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I was thinking if you made the ends of the CD from a 2x4 or 2x6 short reducer instead of a sight glass, it could be much less costly, you just have to make a new end gasket and have holes drilled in the reducer. Make the flow directors also be 'standoffs', design the gaskets that hold the plates to fit snugly in the glass, and you could use one long glass tube... saving more money...
Hmmm kinda like floating plate... jeez where have i heard that idea before... :D Ohhh it was me and i have some...
Tell Mama to keep her skirt on, the new 2.5" sight tower with 2" TC ends is ready to ship to me but we had to tell the machine shop to wait a few days to send it because we'll be out of town. Might get it Wednesday.
The glass, plates and custom CD gaskets are all ready - just waiting on the sight tower.
Scrounged through my bin of used parts for all the other bits (condensers, bends, push connects, etc) so there was no need to pull any other new parts from the shelves.
We need to get this moving along a little quicker for the old gal to get one under the Christmas tree.
The parts arrived and the maiden run happened today.
Pictures and a video have been sent to the SD forum master to post when he gets a chance. The run was awesome. Beyond all expectations.
I assembled a 4 plate (single ProCap per plate and adjustable downcomers on the two bottom plates because they were the last 2 prototypes on hand) Crystal Dragon with a 2400 watt element in the milk can boiler and ran it wide open!
Collected 2.2 liters per hour at 93% from a 30 liter 20% boiler charge. 100ml in 2 minutes and 41 seconds so feel free to check my math.
Cut to 40% gives Mama about 5 liters of sipping booze per hour.
Sure, my 5" would have made quick work of that boiler charge but for those of us that live in tiny apartments the 2" TC x 2.5" Crystal Dragon makes a lot more sense. And at better than a gallon an hour of finished booze with such a tiny, low cost still... well, it's hard to find the words.
Again and again the ProCaps have surprised me in a very pleasant way.
Lots more notes to share (like how to accessorize with a small packed section for vodka that could double as a gin botanical housing, etc) but the most important is this...
The 5" was for me as it is the most that I can power and I know many others are like me. But THIS one is for you, Mama, to set up in your kitchen. Hope you enjoy it.
Great news. Cant wait to see more.
Excellent. Looks promising for rum at 93% to 94% with a boiler charge of stripped low wines at 27%. Even though I have a bigger home build in the works, I can see the appeal of 1 of these also.
I tend to ferment and strip in bigger quantities, but having the ability to run a small boiler charge for a spirit run has its own appeal.
The little column sports 2" triclamp ends but is in fact a 2.5" sight tower construction.
The ends are custom machined to accept the new 2.5" Crystal Dragon gaskets. They even, for the first time, have the mating grooves in the ST ends to accept the CD gaskets perfectly.
This is a spin off of @Law_Of_Ohms' design on the 12" bolt flange for @grim's big still.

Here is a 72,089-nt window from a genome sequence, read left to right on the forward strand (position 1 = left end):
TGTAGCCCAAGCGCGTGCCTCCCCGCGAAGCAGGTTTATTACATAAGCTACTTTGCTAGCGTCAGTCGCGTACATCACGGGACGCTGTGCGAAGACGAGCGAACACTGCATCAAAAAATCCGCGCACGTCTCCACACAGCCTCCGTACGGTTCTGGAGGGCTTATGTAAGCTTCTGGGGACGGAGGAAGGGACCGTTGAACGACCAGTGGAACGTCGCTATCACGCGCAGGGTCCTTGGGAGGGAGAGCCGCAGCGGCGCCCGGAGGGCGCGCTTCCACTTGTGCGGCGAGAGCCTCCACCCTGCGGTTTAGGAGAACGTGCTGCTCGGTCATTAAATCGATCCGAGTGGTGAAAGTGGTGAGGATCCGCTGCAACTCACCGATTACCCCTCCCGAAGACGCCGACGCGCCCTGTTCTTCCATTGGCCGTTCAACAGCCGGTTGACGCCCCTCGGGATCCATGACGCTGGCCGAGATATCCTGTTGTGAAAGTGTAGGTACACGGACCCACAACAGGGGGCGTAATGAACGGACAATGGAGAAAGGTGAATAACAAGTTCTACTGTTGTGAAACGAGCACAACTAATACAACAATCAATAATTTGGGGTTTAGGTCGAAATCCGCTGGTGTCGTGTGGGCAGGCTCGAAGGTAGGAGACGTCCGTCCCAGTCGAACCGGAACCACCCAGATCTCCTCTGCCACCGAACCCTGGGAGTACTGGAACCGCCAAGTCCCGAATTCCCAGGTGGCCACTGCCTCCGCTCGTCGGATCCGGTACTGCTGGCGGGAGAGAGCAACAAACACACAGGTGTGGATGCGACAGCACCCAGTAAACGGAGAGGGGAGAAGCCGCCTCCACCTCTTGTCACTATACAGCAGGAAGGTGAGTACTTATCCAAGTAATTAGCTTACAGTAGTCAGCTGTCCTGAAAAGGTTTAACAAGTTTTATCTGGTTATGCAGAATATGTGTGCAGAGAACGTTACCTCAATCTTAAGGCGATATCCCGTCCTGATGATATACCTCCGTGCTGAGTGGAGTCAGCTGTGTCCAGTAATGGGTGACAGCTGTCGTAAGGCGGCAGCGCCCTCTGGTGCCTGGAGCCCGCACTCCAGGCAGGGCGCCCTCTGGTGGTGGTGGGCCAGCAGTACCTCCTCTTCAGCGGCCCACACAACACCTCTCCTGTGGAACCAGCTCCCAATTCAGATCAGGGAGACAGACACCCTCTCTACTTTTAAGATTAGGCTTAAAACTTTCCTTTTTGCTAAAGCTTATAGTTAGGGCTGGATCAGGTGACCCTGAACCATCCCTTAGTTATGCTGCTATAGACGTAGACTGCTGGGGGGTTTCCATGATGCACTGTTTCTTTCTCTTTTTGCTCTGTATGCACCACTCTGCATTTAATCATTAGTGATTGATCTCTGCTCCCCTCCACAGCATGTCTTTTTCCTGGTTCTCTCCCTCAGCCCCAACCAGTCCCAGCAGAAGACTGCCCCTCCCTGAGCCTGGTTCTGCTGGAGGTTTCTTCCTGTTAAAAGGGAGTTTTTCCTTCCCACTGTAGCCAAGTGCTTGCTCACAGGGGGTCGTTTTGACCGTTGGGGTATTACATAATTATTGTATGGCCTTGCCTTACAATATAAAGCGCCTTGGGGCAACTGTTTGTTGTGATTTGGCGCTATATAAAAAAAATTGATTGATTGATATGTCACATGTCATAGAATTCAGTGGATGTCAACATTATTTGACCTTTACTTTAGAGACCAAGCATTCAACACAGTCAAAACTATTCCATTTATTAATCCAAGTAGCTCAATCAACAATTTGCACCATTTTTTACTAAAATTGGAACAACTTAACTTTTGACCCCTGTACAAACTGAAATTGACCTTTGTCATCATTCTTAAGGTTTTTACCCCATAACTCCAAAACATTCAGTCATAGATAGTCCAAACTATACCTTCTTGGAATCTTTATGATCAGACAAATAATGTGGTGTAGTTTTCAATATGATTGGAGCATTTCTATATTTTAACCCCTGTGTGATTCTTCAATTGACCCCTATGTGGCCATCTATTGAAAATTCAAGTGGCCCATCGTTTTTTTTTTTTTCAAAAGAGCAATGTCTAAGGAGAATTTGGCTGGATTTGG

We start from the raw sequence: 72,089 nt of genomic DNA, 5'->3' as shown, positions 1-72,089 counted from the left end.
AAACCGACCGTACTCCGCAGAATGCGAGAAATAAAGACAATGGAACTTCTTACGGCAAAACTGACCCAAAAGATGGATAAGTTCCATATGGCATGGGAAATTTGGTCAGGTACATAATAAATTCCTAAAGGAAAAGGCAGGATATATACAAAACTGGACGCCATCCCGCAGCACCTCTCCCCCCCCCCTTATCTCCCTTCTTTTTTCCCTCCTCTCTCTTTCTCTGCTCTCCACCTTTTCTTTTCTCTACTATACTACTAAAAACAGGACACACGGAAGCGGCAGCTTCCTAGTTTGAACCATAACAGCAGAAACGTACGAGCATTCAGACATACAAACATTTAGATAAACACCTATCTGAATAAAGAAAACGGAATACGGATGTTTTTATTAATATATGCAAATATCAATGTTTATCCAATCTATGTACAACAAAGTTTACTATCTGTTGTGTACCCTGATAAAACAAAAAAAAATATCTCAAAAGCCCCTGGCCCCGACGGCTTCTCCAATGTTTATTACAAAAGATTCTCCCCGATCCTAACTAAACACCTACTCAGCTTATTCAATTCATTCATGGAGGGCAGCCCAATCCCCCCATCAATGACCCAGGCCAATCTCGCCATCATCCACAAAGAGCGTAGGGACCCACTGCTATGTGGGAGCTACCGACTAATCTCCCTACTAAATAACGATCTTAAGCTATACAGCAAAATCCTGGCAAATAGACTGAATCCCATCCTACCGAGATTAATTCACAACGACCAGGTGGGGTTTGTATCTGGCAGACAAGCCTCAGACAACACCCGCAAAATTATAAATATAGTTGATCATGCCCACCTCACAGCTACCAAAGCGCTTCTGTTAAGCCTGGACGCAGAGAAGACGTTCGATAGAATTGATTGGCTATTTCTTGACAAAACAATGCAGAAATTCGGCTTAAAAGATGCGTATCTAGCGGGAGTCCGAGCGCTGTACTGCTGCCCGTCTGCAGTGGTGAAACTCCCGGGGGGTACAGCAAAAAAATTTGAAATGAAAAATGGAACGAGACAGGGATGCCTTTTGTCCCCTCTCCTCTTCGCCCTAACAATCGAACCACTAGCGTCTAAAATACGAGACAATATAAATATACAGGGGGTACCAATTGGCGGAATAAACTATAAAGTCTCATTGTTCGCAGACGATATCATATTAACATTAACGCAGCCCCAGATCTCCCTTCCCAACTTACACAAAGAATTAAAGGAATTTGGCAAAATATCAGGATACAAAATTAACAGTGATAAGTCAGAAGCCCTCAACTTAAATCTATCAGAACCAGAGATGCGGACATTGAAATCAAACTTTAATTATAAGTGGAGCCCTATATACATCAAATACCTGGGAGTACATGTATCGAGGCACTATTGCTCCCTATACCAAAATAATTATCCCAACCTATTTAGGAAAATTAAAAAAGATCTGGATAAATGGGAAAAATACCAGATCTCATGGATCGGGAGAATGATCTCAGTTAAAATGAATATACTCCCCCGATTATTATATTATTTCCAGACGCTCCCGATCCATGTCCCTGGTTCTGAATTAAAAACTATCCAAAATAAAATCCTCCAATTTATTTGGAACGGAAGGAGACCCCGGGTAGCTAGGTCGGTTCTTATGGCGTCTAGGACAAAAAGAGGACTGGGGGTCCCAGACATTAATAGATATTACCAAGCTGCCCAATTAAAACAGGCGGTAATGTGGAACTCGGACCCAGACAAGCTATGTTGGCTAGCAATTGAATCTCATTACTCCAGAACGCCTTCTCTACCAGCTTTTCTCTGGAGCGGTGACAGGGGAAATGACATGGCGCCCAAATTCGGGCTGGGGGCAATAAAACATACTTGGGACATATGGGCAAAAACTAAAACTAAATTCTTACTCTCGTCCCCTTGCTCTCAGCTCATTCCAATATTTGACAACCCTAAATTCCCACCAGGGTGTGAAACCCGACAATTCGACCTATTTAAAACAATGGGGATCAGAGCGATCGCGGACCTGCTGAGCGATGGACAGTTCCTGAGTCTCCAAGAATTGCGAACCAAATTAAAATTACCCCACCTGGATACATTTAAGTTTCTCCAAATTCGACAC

I put the keepers together and took a reading. Exactly 90% ABV. Smooth as silk and the 4 bottles (2 up front and 2 at the back - after discarding the very first one and stopping when the proof began to sag) will go on oak for a few months.
The hearts collected are mine to savor now or whenever I please as they will be enjoyed in clear white and cut to about 40%.
I know I said the collection was at 93% but in total the aggregate became 90%. I'm not complaining since it will be savored nonetheless. Its about what you'd expect from 4 plates.
I may just have to build a new cap for this water sealed copper boiler so I can have one.
Watch @Lloyd's First Run of the NEW StillDragon 2.5" Crystal Dragon with Single ProCap36 Bubble Plates!
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Is there likely any benefit quality wise in running slower?
Is there likely any benefit quality wise in running slower?
Is there likely any benefit quality wise in running slower?
That can be a very subjective answer.
If run slower you'll get "better" separation. Or perhaps the word "optimal" separation is more appropriate?
I think it best to run as many ways as possible to fully develope your own point of view.
Words like quality and efficiency have multiple uses and the correct context is important when explaining outcomes for your finish product.....IMO.
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You bet! I could have run slower and compacted the heads and tails so there would have been just one bottle of each instead of two and achieved a higher %ABV.
My goal was to get a clean hearts cut so slower would have been better (not less power, just more reflux - well, OK, a little less power would work too).
For a flavor run, like rum or fruit or anything where you want to collect as much flavor as possible, then more power and less reflux will get you there as it smears the fractions (that's actually desirable in many cases) and lowers the %ABV.
Damn if there ain't some "plagiarism" going on in here... :)) :)) :))
Since the ends are 2" but the body is 2.5" it seems confusing to call it 2.5" as folks will think the clamps and reducers need to be 2.5". Should we just refer to it as a 2"?
That also has a hidden danger where some will think the parts will interchange with their 2" Sight Tower, which they won't do.
It is a custom modified 2.5" sight tower that is designed to attach with 2" clamps. Wow, what a mouthful.
On another note, I live quite far from a McDonald's but passed by one today after several months and I REALLY NEEDED A BIG MAC FIX. But once inside I saw a cool toy so I had to buy a kid's meal instead :)
Inquired about getting the rods made for the baby dragon 4 plate but at about $3 each I'm wondering if its better that Mama gets her own by using all-thread rod.
And I'm concerned about locking Mama into 4 plates by getting the rods produced. I'm not willing to produce every possible permutation of rods (2 plate, 3, 4, 5, 6 etc).
Still, 4 plates is a very sound bubble still that gives excellent and proven results. Easy to run and is forgiving.
Cleanup crew at work! :-B
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When will this be on the market. I want one NOW,lol.